A skip in my step

So the great Chicky Adventure is done and my sibling partner in crime has arrived back on the other side of the world (and is working through her jet lag by all accounts).

It was such an amazing two weeks – firstly for the unadulterated ‘just us’ time, secondly for the opportunity for me to introduce her to this amazing city I call home, and thirdly for our shared pilgrimage to Amsterdam, Dad’s childhood home, and the delicacies we enjoyed in memory of our Oma and Opa.

I’ve been meaning to pick up the blogging ‘pencil’ again over the last few days but I have felt so full of everything we did that I haven’t known where to start. The anticipation of Lil Chicky’s first trip here. The pride in the sharing of my new hometown and experiencing its fabulous-ness through her ‘new’ eyes. The privilege of helping her celebrate her 40th birthday. The sheer intensity of spending 2 weeks – 24/7 – together for the first time since…well forever.

All underpinned by a lifetime of sisterly memories, the effortless and uncomplicated recall of funny stories, childhood scrapes and sibling rivalry, and squillions of photos…

…including a few selfies.

DAY 2: Fab Finchley – looking for coffee in the pouring rain. 

DAY 3: Can’t go to London without visiting the Queen. 

DAY 4: Hamers do ‘the henge’ (squeezed between visits to Salisbury and Bath). Technically not a selfie thanks to a kind Aussie chap on the tour, but close enough.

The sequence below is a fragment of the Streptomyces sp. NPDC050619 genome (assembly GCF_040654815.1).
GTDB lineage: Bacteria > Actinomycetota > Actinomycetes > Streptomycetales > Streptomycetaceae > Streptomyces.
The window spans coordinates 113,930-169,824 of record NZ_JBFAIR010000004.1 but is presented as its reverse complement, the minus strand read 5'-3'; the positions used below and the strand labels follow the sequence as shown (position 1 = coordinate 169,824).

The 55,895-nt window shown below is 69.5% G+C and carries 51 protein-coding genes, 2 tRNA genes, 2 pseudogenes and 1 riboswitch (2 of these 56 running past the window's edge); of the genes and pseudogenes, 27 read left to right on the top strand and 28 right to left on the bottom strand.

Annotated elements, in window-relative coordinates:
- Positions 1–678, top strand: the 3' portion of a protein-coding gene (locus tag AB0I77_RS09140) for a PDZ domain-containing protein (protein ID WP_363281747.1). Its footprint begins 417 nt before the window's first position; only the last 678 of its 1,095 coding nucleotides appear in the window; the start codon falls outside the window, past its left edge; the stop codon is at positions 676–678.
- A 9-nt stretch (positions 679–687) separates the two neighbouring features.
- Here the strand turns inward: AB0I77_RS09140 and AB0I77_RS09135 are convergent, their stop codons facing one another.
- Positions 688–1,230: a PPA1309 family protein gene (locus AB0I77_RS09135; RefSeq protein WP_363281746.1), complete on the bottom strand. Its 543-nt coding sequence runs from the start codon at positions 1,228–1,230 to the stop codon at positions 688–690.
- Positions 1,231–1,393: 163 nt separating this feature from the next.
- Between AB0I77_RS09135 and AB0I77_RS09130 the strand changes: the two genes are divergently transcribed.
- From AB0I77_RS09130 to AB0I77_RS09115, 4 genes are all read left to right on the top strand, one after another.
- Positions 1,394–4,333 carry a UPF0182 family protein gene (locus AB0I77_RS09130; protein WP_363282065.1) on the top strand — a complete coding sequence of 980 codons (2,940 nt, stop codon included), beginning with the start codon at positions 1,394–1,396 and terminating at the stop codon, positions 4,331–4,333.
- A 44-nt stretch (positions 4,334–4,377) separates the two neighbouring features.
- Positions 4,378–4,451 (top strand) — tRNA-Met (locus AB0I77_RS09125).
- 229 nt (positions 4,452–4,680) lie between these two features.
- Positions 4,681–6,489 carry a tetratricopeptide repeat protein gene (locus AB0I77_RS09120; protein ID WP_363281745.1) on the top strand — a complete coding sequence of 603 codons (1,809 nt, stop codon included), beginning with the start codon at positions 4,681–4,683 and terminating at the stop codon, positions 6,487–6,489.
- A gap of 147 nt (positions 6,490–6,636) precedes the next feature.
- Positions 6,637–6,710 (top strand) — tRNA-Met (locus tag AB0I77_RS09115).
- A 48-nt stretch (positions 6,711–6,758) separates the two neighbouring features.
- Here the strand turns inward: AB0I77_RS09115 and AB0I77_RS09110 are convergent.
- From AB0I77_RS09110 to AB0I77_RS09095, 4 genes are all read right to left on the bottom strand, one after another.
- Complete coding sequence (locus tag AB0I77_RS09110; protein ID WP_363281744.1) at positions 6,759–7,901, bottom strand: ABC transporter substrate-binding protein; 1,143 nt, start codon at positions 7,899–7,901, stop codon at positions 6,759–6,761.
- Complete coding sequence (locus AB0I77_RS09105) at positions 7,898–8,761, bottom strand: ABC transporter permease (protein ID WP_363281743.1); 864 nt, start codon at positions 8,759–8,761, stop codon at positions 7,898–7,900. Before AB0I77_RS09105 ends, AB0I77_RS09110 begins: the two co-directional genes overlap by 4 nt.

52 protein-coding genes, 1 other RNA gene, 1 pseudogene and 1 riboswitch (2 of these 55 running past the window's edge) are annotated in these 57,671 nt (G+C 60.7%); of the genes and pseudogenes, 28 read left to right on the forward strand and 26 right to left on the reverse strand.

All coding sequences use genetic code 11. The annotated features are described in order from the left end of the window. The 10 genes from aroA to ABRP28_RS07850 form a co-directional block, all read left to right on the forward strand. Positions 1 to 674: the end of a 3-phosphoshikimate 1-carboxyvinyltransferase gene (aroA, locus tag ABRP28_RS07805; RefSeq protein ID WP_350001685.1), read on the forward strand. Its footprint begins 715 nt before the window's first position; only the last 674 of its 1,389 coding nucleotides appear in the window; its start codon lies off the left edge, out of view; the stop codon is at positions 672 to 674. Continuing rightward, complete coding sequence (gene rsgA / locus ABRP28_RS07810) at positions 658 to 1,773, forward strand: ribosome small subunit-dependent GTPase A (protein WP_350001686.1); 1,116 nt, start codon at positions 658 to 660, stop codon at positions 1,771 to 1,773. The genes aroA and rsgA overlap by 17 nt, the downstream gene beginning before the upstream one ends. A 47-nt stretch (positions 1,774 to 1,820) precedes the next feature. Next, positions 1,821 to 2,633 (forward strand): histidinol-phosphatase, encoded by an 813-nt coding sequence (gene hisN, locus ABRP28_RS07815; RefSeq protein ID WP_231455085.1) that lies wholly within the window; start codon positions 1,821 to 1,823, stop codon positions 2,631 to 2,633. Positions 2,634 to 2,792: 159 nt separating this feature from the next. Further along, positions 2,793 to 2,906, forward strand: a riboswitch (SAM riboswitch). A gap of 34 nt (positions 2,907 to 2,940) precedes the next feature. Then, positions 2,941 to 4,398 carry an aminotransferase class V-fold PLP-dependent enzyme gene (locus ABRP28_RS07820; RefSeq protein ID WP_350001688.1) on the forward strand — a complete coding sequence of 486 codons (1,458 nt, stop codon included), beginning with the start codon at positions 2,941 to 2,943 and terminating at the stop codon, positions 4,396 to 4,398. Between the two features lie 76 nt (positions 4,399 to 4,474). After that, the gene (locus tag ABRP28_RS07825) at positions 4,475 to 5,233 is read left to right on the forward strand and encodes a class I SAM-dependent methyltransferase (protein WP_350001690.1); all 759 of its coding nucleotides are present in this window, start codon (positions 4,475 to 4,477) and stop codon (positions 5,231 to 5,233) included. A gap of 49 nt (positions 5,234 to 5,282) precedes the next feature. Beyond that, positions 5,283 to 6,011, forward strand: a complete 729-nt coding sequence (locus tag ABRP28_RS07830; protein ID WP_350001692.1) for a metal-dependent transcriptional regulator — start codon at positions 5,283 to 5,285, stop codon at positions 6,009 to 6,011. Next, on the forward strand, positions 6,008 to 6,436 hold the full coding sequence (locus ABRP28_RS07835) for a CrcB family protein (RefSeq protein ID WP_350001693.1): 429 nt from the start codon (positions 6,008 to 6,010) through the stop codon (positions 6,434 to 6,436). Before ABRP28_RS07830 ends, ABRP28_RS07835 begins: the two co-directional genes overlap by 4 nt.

There’s a small selfie gap here while we undertook birthday celebrations (part one – The Mousetrap and dinner in Covent Garden – and two – Pret-a-Portea at The Berkeley)…

DAY 5: Fashionista food at the Berkeley

…Westminster Abbey, Tower of London, Globe Theatre and a visit to Carnaby Street.

DAY 6: Yes, we bought these. Because we had to get out of the rain. And the Irregular Choice shop was just there. Really.

Then we went to Amsterdam…

DAY 9: Arriving at Amsterdam’s Central Station about 2 minutes before torrential rain…

Waiting for our first poffertjes (teeny tiny pancakes served with butter and icing sugar and eaten with a toothpick) of the pigrimage trip in Dam Square.

(More on Amsterdam in a later post).

After 4 days, we returned to London, hired a car and drove first to Silverstone and then to Donington Circuits to tick a few things off Lil Chicky’s motorsport bucket list. Looks like Day 13 was a lucky one…

The Winners’ Podium at Silverstone – cheesy but had to be done.

We decided to take Day 14 easy with a visit to the Museum of London after the ‘wild storm‘ had abated…and when Day 15 dawned bright and blue-skied (if a little chilly), there was just one thing left to do…

DAY 15: It endeth on The Eye – our last sibling selfie of the trip.

Full of our time together and tired from our two weeks of tourist-ing, we said our emotional good-byes at Heathrow last Tuesday. After I’d waved until she’d disappeared behind the security barrier, I made the long trip home to Gidday HQ. It’s still my warm and cosy haven but a little quieter. And yellow banner of the Money Shop, which became our welcoming ‘nearly home’ beacon as we turned into my street each night, has now taken on a new and poignant significance. Another memory, meaningless to anyone else but enough to inspire a skip in my step…

…one that only Lil Chicky will understand.